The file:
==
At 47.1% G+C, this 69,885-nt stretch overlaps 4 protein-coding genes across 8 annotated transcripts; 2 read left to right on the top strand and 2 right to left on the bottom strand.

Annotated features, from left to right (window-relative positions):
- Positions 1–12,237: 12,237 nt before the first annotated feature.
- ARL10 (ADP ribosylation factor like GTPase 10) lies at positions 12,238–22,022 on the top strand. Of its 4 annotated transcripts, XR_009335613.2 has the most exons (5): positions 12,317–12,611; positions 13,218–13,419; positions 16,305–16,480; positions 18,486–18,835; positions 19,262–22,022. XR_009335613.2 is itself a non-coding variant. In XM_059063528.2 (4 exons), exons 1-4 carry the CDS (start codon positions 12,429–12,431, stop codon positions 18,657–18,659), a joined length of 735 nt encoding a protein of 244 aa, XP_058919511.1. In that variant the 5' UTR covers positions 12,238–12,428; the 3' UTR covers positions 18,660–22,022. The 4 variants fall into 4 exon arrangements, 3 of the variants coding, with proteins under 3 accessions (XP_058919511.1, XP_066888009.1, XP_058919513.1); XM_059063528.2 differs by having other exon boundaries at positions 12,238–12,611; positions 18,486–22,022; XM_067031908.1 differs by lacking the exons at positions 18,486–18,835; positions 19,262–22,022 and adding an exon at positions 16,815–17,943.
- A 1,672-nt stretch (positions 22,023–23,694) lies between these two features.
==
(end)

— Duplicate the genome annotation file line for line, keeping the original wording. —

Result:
At 47.1% G+C, this 69,885-nt stretch overlaps 4 protein-coding genes across 8 annotated transcripts; 2 read left to right on the top strand and 2 right to left on the bottom strand.

Annotated features, from left to right (window-relative positions):
- Positions 1–12,237: 12,237 nt before the first annotated feature.
- ARL10 (ADP ribosylation factor like GTPase 10) lies at positions 12,238–22,022 on the top strand. Of its 4 annotated transcripts, XR_009335613.2 has the most exons (5): positions 12,317–12,611; positions 13,218–13,419; positions 16,305–16,480; positions 18,486–18,835; positions 19,262–22,022. XR_009335613.2 is itself a non-coding variant. In XM_059063528.2 (4 exons), exons 1-4 carry the CDS (start codon positions 12,429–12,431, stop codon positions 18,657–18,659), a joined length of 735 nt encoding a protein of 244 aa, XP_058919511.1. In that variant the 5' UTR covers positions 12,238–12,428; the 3' UTR covers positions 18,660–22,022. The 4 variants fall into 4 exon arrangements, 3 of the variants coding, with proteins under 3 accessions (XP_058919511.1, XP_066888009.1, XP_058919513.1); XM_059063528.2 differs by having other exon boundaries at positions 12,238–12,611; positions 18,486–22,022; XM_067031908.1 differs by lacking the exons at positions 18,486–18,835; positions 19,262–22,022 and adding an exon at positions 16,815–17,943.
- A 1,672-nt stretch (positions 22,023–23,694) lies between these two features.